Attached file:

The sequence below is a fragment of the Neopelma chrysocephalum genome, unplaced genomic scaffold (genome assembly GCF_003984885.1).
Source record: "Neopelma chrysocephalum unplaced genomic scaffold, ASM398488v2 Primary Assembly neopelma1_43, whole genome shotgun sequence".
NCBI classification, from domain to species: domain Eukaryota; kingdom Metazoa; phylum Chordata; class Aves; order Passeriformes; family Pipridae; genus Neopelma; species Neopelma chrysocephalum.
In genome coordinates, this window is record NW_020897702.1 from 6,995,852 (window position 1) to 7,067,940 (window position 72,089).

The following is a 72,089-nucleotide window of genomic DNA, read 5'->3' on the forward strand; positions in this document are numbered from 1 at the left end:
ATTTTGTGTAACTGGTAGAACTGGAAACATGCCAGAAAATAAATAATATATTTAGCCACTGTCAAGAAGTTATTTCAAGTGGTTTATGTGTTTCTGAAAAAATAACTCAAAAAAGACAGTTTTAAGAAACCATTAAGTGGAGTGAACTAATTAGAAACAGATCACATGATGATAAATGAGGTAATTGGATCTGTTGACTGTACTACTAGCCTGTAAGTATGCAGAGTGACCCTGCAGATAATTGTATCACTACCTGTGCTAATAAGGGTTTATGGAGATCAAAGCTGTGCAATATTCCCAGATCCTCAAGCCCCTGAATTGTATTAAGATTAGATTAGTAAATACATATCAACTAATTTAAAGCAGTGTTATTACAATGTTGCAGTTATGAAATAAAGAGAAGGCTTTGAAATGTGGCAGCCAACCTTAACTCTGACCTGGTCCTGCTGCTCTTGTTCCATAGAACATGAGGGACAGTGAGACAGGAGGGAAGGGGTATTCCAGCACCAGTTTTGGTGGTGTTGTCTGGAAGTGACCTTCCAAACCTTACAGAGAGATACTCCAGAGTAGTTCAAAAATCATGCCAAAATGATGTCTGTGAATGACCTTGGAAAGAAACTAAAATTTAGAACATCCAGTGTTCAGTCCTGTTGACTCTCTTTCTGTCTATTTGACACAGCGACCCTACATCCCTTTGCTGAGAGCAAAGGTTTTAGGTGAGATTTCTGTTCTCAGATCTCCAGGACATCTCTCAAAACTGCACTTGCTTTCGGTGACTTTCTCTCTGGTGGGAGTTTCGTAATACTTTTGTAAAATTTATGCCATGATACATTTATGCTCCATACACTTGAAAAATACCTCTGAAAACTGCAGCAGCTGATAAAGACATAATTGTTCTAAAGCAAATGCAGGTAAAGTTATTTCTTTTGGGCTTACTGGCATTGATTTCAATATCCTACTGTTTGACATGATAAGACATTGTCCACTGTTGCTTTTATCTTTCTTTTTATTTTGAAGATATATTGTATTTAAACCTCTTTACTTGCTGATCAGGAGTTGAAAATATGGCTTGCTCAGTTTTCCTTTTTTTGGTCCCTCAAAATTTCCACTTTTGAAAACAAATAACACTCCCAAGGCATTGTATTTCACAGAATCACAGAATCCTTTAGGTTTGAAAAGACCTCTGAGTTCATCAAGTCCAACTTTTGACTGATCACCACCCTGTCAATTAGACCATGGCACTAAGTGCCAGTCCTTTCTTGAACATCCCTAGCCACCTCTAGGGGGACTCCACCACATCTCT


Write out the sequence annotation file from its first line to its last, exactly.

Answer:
The sequence below is a fragment of the Neopelma chrysocephalum genome, unplaced genomic scaffold (genome assembly GCF_003984885.1).
Source record: "Neopelma chrysocephalum unplaced genomic scaffold, ASM398488v2 Primary Assembly neopelma1_43, whole genome shotgun sequence".
NCBI classification, from domain to species: domain Eukaryota; kingdom Metazoa; phylum Chordata; class Aves; order Passeriformes; family Pipridae; genus Neopelma; species Neopelma chrysocephalum.
In genome coordinates, this window is record NW_020897702.1 from 6,995,852 (window position 1) to 7,067,940 (window position 72,089).

The following is a 72,089-nucleotide window of genomic DNA, read 5'->3' on the forward strand; positions in this document are numbered from 1 at the left end:
ATTTTGTGTAACTGGTAGAACTGGAAACATGCCAGAAAATAAATAATATATTTAGCCACTGTCAAGAAGTTATTTCAAGTGGTTTATGTGTTTCTGAAAAAATAACTCAAAAAAGACAGTTTTAAGAAACCATTAAGTGGAGTGAACTAATTAGAAACAGATCACATGATGATAAATGAGGTAATTGGATCTGTTGACTGTACTACTAGCCTGTAAGTATGCAGAGTGACCCTGCAGATAATTGTATCACTACCTGTGCTAATAAGGGTTTATGGAGATCAAAGCTGTGCAATATTCCCAGATCCTCAAGCCCCTGAATTGTATTAAGATTAGATTAGTAAATACATATCAACTAATTTAAAGCAGTGTTATTACAATGTTGCAGTTATGAAATAAAGAGAAGGCTTTGAAATGTGGCAGCCAACCTTAACTCTGACCTGGTCCTGCTGCTCTTGTTCCATAGAACATGAGGGACAGTGAGACAGGAGGGAAGGGGTATTCCAGCACCAGTTTTGGTGGTGTTGTCTGGAAGTGACCTTCCAAACCTTACAGAGAGATACTCCAGAGTAGTTCAAAAATCATGCCAAAATGATGTCTGTGAATGACCTTGGAAAGAAACTAAAATTTAGAACATCCAGTGTTCAGTCCTGTTGACTCTCTTTCTGTCTATTTGACACAGCGACCCTACATCCCTTTGCTGAGAGCAAAGGTTTTAGGTGAGATTTCTGTTCTCAGATCTCCAGGACATCTCTCAAAACTGCACTTGCTTTCGGTGACTTTCTCTCTGGTGGGAGTTTCGTAATACTTTTGTAAAATTTATGCCATGATACATTTATGCTCCATACACTTGAAAAATACCTCTGAAAACTGCAGCAGCTGATAAAGACATAATTGTTCTAAAGCAAATGCAGGTAAAGTTATTTCTTTTGGGCTTACTGGCATTGATTTCAATATCCTACTGTTTGACATGATAAGACATTGTCCACTGTTGCTTTTATCTTTCTTTTTATTTTGAAGATATATTGTATTTAAACCTCTTTACTTGCTGATCAGGAGTTGAAAATATGGCTTGCTCAGTTTTCCTTTTTTTGGTCCCTCAAAATTTCCACTTTTGAAAACAAATAACACTCCCAAGGCATTGTATTTCACAGAATCACAGAATCCTTTAGGTTTGAAAAGACCTCTGAGTTCATCAAGTCCAACTTTTGACTGATCACCACCCTGTCAATTAGACCATGGCACTAAGTGCCAGTCCTTTCTTGAACATCCCTAGCCACCTCTAGGGGGACTCCACCACATCTCT